Thursday, May 21. 2009
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I think there is a typo or mistake in "Chalcedon Canon 28: Historic Truth or Greek Mythology?" by Nick Katich when he states: 'St. Nicodemos of the Holy Mountain translated the Canons into English...' Does he mean that St. Nicodemus translated the canons into (then) more modern Greek, or something else?
There are no two views of Canon 28. Canon 28 says what Canon 28 says - period. It is ridiculous to interpret this canon as giving the Bishop of Istanbul authority over the whole world - ridiculous. Local bishops have authority over local churches - period. Foreign bishops do not have authority over churches outside their own territory.
And, the Bishop of Istanbul is NOT the absolute distributor of "autocephaly." This is another ridiculous fallacy. If the Phanar waited 141 years to grant it's "official" recognition of autocephaly to the Russian/Kiev Church (and only after much $$$ was given), it can wait until hell freezes over for the OCA to pay!
#2 Anonymous on 2009-05-21 09:41
Very interesting. One correction, however.
The author states that the EP's 1908 Tomos did not make the claim of authority over all of America because "Meletios IV Metaxakis was not yet Archbishop of Constantinople and had not yet 'invented' the mythology of the present Phanariot interpretation of Canon 28."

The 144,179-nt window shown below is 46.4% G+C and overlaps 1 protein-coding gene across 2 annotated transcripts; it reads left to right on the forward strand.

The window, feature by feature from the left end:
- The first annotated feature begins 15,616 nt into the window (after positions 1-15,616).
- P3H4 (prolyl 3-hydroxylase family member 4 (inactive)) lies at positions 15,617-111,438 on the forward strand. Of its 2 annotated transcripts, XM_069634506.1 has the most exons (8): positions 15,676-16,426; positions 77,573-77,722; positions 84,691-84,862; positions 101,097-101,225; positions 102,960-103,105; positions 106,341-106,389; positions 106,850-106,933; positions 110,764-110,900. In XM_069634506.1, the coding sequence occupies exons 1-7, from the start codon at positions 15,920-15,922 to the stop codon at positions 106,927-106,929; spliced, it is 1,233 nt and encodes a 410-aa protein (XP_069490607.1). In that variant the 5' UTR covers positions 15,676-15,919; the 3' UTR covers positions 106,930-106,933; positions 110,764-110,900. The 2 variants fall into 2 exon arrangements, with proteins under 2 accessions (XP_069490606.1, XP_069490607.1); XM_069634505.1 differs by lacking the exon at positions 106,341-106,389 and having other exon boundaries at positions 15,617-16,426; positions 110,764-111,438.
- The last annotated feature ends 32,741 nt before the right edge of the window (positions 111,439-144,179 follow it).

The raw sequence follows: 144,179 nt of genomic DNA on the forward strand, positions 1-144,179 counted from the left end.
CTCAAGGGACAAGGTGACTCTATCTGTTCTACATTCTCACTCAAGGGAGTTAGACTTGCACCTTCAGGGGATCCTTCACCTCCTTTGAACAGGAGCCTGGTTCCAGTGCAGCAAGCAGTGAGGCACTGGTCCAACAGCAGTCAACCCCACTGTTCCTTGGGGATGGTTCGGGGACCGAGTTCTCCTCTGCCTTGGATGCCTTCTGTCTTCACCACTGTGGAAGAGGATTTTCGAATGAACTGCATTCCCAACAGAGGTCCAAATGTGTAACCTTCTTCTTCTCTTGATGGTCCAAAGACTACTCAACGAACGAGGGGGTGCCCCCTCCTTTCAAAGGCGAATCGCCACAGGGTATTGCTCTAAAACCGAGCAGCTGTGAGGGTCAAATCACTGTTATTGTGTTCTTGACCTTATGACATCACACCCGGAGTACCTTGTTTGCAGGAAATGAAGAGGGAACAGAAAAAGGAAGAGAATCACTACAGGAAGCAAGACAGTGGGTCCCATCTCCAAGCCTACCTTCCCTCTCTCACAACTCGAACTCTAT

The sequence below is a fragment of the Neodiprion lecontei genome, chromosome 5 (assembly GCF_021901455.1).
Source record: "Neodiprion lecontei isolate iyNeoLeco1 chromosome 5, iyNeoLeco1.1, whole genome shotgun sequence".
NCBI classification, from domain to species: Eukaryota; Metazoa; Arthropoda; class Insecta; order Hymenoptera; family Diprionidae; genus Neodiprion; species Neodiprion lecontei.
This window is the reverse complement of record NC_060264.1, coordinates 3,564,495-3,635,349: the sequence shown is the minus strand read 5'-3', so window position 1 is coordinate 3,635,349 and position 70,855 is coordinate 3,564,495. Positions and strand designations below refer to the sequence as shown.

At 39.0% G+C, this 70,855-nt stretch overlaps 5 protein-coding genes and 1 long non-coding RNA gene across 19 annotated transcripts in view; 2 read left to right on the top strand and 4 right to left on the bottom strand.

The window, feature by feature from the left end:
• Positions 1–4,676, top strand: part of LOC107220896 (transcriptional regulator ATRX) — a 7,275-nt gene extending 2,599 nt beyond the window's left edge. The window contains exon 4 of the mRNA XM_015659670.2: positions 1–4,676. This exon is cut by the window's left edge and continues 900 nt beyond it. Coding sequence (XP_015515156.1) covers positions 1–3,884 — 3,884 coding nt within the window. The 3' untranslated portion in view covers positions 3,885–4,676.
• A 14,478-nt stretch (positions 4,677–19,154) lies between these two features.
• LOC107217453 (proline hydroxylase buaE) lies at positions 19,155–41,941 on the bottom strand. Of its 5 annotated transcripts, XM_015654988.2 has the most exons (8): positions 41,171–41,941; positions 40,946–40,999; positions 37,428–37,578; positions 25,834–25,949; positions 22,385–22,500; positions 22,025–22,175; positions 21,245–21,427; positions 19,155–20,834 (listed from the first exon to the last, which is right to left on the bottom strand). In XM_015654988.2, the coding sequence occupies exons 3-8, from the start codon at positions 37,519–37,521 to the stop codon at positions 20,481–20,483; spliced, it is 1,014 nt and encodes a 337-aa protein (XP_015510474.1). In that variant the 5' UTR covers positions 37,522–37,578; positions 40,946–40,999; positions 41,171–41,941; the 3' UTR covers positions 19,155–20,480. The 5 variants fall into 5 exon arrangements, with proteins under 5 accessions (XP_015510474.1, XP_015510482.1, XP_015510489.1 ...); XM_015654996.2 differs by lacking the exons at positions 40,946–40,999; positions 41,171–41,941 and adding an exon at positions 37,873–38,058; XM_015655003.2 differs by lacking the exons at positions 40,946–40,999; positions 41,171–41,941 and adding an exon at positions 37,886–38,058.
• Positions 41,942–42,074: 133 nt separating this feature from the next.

This is inaccurate. The 1908 Tomos itself includes the following:
"For, it is obvious that neither the Holy Church of Greece... nor any other Church or Patriarchate, could canonically extend its authority beyond the boundaries of its defined jurisdiction except our Apostolic and Patriarchal Ecumenical Throne; this both by virtue of the privilege accorded to it to ordain bishops in the barbarian lands which are beyond the defined limits of the ecclesiastical jurisdictions, and by virtue of its seniority to extend its ultimate protection to the said Churches in foreign territories."